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Norm! 1/48 Kinetic F-104G Marineflieger Norm 76


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I'm pleased to present my most recent build, Kinetic's 1/48 F-104G, their initial tool from 2019, representing aircraft 26+60 from Marinefliegergeschwader 2 towards the end of its service life, in the two-tone Norm 76 camouflage scheme. The Starfighter is displayed on a pre-made Zoukei-Mura base and features Eduard's resin Kormoran 1s.

 

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Like many of you, I imagine, when I sit down at the workbench, I just want to melt some plastic together, push some paint through an airbrush, and use some Japanese chemicals whose workings I don't entirely understand. But sometimes, my thoughts turn to that one kit in the stash. You know the one: filled with aftermarket goodies, with a full weathering approach and paint scheme already lovingly planned out, just waiting for the right moment, when you think your skills and confidence level can handle it. This is that kit for me. I wanted to just go for it.

 

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The build was mostly painless, though not without its quirks and hitches, most of which are my fault. Kinetic's engineering has really improved since my last kit of theirs, the 2013 tool Alpha Jet, which fought me severely a few years back. My main issue was with the wiggle room I had with the wing dihedral. I would have preferred a tighter fit with the wing tab inserts to avoid any uncertainty. I think I got the dihedral close to correct and, more importantly, set the same angle for both wings!

 

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I still find that if something can be posed open on a Kinetic kit, it's going to be work to show it closed. That said, I opted for closed airbrakes on this build, and it wasn't too bad; the interior brake detail just needed to be sanded down a bit, and I needed to build shelves from sheet styrene to keep them from falling into the openings.

 

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I kind of wish I had sealed up the electronics bay behind the cockpit, though. There's not enough detail on the included parts to really justify having it open without adding significant detail work. Too, the fuselage behind that bay is open to the hollow center of the model; I believe it's open on the real aircraft, leading to yet another bay, but I blanked it out with sheet styrene.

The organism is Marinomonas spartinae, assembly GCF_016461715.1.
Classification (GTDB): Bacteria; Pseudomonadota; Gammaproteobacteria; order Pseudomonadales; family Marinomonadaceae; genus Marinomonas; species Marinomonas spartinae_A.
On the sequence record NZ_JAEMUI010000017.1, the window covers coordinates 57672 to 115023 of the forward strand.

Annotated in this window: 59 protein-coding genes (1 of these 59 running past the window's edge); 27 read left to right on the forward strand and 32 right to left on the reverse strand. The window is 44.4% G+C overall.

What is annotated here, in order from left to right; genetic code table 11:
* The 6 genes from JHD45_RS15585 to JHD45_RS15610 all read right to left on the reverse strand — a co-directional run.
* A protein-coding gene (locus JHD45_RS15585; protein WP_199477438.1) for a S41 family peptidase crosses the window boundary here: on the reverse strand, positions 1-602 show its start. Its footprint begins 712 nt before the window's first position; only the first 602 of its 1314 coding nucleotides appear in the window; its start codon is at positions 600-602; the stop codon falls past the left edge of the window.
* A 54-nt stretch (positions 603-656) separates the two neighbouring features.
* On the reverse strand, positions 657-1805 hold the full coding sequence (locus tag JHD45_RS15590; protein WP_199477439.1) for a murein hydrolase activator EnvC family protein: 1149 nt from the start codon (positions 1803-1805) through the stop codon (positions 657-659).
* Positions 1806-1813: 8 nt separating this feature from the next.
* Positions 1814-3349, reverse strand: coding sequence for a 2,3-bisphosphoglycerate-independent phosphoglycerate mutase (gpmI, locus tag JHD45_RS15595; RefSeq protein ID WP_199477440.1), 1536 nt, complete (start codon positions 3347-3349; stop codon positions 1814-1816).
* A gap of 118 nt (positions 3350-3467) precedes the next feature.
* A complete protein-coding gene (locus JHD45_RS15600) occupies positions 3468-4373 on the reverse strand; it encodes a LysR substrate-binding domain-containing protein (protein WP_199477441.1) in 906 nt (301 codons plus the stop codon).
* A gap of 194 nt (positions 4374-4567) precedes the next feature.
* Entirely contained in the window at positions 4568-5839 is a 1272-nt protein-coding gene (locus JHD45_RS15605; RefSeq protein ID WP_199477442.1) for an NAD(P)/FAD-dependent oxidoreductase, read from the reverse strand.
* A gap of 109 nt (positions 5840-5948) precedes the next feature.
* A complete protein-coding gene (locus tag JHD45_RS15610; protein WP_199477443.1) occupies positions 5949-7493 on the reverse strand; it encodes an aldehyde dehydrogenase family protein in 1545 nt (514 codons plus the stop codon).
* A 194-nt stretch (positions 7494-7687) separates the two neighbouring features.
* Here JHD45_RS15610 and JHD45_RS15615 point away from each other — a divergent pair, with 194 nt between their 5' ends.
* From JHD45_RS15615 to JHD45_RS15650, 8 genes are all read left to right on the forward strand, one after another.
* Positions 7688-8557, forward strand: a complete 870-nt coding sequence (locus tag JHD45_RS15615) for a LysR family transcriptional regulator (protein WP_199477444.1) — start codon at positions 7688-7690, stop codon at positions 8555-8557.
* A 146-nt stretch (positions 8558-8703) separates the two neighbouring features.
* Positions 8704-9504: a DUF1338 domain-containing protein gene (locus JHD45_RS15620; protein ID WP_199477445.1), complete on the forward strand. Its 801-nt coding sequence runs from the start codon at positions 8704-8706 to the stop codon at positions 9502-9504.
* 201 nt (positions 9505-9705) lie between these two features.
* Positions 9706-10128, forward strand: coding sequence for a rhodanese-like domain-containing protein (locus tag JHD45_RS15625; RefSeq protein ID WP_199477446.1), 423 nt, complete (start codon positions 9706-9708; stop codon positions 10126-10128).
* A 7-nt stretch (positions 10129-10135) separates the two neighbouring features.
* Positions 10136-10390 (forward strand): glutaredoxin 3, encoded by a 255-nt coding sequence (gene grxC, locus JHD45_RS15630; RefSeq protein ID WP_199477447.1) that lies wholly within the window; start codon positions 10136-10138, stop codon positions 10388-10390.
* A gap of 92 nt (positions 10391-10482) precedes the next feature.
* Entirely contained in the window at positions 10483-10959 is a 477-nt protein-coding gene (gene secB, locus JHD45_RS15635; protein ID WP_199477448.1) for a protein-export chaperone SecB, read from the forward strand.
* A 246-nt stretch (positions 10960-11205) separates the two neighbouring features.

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I used a fair bit of aftermarket on this build: Eduard T-Face canopy masks; Eduard LooK instrument panel; Quinta 3D cockpit decals (for the close-enough F-104J, sourced before the invasion); Master Model metal pitot; Wolfpack resin Martin Baker Mk 7 ejection seat; and the aforementioned Eduard Kormoran 1s with launch pylons.

 

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The cockpit accessories were pretty much superfluous, since there's almost no visibility into the front office. The Eduard panel is fine; the Quinta 3D decals are a bit lackluster. I am, however, rather pleased with the Wolfpack ejection seat. My detail painting suffers from the harsh truth of the macro lens, but from RVD (respectful viewing distance) it looks the part. I used very thin strips of Tamiya tape, cut on an Infini cutting mat, to "paint" the yellow ejection handle stripes.

 

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I have a love-hate relationship with the Kormorans, I must confess. I hadn't worked with resin at all before this build, and though with the right tools (and proper safety precautions) I was able to wrestle them into shape, they're not actually both the same shape at this point. One is ever so slightly longer than the other, as they were rear-mounted on their casting blocks and I learned my resin sawing techniques on the fly.

 

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They look properly intimidating on the aircraft, but there's a catch. The Eduard Kormorans are, I believe, designed for the Hasegawa F-104; in fitting them to the Kinetic wing, I modified the existing hard point wing holes, with the result that the missiles sit too close to the main wheels, something I didn't anticipate while dry fitting everything. No way a crew chief lets my version of the Starfighter take off with the Kormorans' fins tearing into the tires. . .